Whenever I travel to a new area of New York, I always try to sample the foods that are unique to that area. From beef on weck and Buffalo wings in Buffalo to garbage plates in Rochester and chicken riggies in Utica, I love to sample these dishes that are popular in one corner of the state.
So, on my first trip through Binghamton, I knew I had to try a spiedie.
For those that are as ill-informed as I was, a spiedie (pronounced “speedy”) is a sandwich primarily found in and around Binghamton and Broome County, New York. It is thought to have originated sometime in the 1920s, though the history is a bit muddled.
The sandwich is typically served on a long roll and consists solely of meat (usually chicken or pork, though it was first made with lamb) marinated in a special spiedie sauce before being cooked and placed on the roll. While you might think a spiedie needs more than that, that’s all there is to it.
Having never had a chance to try a spiedie before, I decided to stop at not one, but two local institutions: Lupo’s S and S Char Pit and Sharkey’s Bar and Grill.
My first stop was at Lupo’s S and S Char Pit a short distance north of downtown Binghamton. Of all the restaurants in the Southern Tier that serve a spiedie, nowhere is more synonymous with the sandwich than this spot.
Lupo’s definitely won’t be winning any awards for their appearance. The outside and much of the inside of the shop reminded me of an old 1980’s fast food restaurant, while the food counter itself looked more like an old deli. That being said, it seemed clean and like a perfectly fine place to eat.
Shortly after ordering (I opted for a pork spiedie), the sandwich was ready.
My spiedie was served on a large roll that seemed fresh, but a bit too large for the amount of meat. Inside the sandwich, there are close to a dozen small cubes of grilled pork meat (roughly chicken nugget size). Lupo’s marinates their meat in a special blend of Italian spice and oils for 24 hours before grilling, so I knew the meat would have great flavor.
Upon biting into the sandwich, my initial hunch was proven correct. While the bread was good, the ratio of bread to filling was way out of whack. Definitely too much bread.
Trying the meat separately, it definitely had great flavor, but was on the drier side. Of course, that could have also been simply because of when I ordered it or the cook preparing it.
While the flavor of the meat was quite good, the sandwich overall was rather dry because of the dry meat and the large amount of bread. A bit of extra marinade on the sandwich like a condiment would have really made it pop.
Despite being slightly disappointed in my first spiedie, I decided to press on and try another one at Sharkey’s Bar and Grill on the western side of town.
In contrast to Lupo’s, Sharkey’s is best described as a dive bar with darker decor and both bar and table seating.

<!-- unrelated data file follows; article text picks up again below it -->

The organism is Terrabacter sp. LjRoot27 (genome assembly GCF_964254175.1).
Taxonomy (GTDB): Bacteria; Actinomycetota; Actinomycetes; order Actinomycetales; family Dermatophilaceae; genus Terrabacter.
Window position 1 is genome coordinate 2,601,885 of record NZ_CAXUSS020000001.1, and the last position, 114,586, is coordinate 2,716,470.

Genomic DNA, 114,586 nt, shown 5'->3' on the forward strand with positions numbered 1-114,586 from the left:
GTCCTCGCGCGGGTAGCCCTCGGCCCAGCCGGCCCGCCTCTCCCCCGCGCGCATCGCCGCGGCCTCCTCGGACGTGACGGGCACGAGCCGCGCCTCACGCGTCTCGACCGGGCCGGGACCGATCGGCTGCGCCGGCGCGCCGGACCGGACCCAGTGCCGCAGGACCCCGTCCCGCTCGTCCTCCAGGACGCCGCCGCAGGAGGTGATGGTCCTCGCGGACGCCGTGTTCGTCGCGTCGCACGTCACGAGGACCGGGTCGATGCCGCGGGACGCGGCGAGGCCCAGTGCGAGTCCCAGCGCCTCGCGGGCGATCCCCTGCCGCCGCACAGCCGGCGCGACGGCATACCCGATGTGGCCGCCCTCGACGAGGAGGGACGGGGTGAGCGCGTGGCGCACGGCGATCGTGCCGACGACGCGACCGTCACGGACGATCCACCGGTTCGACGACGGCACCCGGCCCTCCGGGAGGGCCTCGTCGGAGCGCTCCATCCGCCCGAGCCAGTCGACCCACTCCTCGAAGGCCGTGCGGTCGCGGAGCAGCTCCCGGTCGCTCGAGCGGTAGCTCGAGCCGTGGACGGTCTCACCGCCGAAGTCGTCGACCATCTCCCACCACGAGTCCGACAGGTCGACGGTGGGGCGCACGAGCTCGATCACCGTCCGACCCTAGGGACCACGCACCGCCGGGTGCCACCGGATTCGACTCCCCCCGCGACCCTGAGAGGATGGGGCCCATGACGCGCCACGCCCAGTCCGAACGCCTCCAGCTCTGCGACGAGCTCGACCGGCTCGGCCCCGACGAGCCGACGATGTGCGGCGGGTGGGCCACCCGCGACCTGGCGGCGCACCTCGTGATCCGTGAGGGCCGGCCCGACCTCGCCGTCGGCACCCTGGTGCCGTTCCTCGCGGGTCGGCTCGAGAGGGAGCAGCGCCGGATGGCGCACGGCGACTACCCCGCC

I decided that since I had ordered a pork spiedie at Lupo’s that I would do the same at Sharkey’s so I could best compare these two spots to get spiedies in Binghamton.
At Sharkey’s, my pork spiedie came three to an order. The sandwiches here were decidedly different, coming with roughly half-a-dozen pieces of pork wrapped between a piece of white bread. The meat here is marinated for two days, again in a secret blend of spices and oils.
My first impression of the spiedie at Sharkey’s was that the regular white bread here worked much better for the sandwich. While the quality of the bread at Lupo’s was clearly higher, the smaller amount of bread at Sharkey’s made more sense for the amount of filling.
My second observation was that the marinade was again very good, though probably not quite as good as the one at Lupo’s. The meat was also much drier at Sharkey’s, though again, that could come down to when and who cooked it, so it’s hard to say for sure regarding that without eating at each a few different times.
Overall, if I’m being perfectly honest, I came away underwhelmed by the spiedies in Binghamton, NY that I tried. For both, the sandwich seemed like it was screaming for a sauce or a condiment. Given how good the flavor was on the meat, I think a little extra marinating sauce on the sandwich would have gone a long way.
As for which I preferred, I’d probably say Lupo’s S and S Char Pit. Despite there being way too much bread for the amount of filling, the quality of the bread and the meat seemed better and tastier to me.
So, while I wouldn’t necessarily say you need to go way out of your way to get a few spiedies in Binghamton, New York, it’s worthwhile to try this unique local food if you find yourself passing through the area.
Do you have a favorite spot to get spiedies in Binghamton that I need to try on my next visit? Let me know in the comments below.
Looking for more places to visit nearby? Check out Waverly Falls, our favorite Ithaca waterfalls, Fort Stanwix National Monument, the Northeast Classic Car Museum, and some of the best breweries in Syracuse.